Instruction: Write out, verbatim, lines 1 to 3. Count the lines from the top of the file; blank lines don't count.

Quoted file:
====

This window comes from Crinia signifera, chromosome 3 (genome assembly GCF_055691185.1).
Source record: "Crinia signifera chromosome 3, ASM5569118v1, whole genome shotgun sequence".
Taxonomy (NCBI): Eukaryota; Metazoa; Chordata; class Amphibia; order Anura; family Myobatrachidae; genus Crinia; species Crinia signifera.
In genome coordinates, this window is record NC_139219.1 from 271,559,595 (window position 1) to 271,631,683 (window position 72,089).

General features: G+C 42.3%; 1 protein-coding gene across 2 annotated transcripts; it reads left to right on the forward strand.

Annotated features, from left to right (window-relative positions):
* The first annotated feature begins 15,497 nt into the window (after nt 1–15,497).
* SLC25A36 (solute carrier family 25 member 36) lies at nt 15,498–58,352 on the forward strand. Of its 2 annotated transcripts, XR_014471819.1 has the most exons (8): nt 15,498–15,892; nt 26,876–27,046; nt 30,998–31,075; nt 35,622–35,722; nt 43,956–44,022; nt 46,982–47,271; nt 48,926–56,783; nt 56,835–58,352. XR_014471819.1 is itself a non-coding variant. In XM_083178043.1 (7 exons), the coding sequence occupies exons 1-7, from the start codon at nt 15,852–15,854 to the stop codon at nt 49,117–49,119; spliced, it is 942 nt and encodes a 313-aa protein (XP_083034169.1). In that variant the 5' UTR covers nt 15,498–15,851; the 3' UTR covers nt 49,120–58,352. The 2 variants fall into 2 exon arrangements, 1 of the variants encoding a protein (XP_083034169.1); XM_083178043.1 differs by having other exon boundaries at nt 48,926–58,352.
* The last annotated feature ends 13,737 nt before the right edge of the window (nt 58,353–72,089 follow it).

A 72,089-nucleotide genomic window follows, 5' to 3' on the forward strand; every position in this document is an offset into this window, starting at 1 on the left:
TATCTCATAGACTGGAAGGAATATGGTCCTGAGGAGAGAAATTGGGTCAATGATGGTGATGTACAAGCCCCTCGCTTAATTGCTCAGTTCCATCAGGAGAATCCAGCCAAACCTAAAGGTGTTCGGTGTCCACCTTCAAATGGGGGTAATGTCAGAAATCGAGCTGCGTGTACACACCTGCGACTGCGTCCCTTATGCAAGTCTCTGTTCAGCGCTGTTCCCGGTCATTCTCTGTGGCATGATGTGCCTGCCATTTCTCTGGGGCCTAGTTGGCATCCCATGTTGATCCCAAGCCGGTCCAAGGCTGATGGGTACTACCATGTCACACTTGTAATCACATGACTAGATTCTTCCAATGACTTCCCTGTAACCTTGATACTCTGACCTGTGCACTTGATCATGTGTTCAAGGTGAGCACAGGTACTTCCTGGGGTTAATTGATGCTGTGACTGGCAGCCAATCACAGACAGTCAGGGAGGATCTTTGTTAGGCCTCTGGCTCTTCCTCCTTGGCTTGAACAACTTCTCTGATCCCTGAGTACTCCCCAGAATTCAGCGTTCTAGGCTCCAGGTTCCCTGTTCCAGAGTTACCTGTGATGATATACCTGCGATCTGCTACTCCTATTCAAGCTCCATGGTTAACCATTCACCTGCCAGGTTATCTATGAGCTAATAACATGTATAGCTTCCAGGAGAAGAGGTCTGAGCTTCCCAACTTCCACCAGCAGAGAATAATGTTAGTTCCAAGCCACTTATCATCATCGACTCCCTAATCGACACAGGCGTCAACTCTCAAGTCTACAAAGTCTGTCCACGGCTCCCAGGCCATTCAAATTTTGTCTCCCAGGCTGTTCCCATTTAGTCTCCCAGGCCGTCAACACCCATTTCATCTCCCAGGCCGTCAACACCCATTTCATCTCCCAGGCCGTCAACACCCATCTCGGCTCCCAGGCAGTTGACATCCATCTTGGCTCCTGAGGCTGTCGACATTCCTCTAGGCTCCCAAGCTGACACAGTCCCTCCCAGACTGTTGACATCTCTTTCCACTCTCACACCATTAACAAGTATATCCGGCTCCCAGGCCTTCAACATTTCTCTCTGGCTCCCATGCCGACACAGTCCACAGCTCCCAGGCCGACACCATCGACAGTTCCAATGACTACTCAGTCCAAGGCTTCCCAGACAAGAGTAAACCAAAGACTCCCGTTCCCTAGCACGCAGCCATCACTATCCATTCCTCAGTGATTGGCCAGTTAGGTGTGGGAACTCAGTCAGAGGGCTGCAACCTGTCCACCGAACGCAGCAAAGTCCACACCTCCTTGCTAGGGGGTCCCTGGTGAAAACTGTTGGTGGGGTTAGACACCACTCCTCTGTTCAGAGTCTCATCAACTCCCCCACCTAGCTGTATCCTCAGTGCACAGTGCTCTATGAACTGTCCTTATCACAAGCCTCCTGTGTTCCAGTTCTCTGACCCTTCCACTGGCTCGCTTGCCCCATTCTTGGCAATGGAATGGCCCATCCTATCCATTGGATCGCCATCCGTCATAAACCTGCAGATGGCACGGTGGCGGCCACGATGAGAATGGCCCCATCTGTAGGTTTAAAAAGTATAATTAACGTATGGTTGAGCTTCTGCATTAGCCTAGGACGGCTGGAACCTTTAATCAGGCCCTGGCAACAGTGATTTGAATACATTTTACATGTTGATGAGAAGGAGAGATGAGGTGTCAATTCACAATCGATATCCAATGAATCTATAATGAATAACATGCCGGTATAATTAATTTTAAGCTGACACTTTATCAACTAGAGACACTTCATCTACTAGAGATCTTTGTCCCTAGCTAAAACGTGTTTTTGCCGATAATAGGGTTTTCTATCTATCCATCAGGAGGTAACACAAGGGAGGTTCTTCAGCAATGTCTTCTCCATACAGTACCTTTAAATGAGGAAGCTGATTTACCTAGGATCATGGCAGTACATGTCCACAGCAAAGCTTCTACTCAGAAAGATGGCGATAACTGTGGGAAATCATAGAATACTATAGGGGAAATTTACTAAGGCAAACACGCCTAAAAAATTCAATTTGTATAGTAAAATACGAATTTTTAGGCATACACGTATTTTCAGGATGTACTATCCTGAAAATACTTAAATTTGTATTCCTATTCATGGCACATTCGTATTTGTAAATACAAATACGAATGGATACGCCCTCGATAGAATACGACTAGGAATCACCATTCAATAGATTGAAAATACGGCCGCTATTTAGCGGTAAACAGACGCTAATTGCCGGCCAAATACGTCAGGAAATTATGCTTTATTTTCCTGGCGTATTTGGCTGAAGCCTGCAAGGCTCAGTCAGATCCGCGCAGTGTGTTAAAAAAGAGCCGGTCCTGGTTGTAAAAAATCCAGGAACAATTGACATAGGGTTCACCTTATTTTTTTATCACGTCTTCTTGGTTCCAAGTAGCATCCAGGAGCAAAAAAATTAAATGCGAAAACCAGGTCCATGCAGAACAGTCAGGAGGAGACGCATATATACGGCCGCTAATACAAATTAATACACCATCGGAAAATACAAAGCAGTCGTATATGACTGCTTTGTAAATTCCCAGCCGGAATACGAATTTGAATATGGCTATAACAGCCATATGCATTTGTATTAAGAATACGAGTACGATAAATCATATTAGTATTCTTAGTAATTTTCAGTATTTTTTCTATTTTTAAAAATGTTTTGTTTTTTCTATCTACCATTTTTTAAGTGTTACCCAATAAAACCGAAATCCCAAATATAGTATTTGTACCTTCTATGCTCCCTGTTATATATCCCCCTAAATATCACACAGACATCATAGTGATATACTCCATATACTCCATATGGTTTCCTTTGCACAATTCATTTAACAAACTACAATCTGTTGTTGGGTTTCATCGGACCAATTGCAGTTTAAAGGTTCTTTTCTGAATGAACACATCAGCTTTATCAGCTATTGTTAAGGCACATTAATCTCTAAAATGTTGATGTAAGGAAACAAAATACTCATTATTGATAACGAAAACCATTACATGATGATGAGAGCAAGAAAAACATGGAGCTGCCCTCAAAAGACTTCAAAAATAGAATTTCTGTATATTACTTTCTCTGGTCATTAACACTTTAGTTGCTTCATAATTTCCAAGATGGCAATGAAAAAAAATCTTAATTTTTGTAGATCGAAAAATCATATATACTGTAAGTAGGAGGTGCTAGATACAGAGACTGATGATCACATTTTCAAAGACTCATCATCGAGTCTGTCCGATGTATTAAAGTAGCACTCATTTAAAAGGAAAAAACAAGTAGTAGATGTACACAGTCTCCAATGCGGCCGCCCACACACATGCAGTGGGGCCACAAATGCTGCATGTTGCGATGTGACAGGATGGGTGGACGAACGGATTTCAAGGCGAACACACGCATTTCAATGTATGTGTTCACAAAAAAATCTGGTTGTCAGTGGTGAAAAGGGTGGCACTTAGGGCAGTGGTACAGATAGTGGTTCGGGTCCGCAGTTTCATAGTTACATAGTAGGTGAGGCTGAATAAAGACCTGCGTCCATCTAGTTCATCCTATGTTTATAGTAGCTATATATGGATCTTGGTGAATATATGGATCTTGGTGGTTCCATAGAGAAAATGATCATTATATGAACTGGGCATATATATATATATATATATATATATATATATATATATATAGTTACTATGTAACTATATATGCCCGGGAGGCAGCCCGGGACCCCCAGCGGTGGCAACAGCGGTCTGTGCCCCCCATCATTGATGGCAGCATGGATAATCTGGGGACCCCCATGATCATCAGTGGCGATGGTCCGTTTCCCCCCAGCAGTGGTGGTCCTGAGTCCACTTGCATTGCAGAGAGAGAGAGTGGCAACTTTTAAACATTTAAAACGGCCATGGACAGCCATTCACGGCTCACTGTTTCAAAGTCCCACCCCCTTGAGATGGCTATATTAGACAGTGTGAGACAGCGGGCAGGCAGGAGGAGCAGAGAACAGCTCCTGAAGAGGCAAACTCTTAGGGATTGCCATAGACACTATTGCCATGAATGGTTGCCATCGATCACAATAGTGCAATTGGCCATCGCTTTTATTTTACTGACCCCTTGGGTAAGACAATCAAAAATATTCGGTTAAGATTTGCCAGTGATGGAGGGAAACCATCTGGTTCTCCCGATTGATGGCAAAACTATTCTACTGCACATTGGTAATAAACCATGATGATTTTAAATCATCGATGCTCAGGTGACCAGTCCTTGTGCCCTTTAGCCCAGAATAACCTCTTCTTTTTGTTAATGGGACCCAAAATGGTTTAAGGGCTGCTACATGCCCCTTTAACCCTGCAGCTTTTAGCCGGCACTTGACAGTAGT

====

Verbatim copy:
This window comes from Crinia signifera, chromosome 3 (genome assembly GCF_055691185.1).
Source record: "Crinia signifera chromosome 3, ASM5569118v1, whole genome shotgun sequence".
Taxonomy (NCBI): Eukaryota; Metazoa; Chordata; class Amphibia; order Anura; family Myobatrachidae; genus Crinia; species Crinia signifera.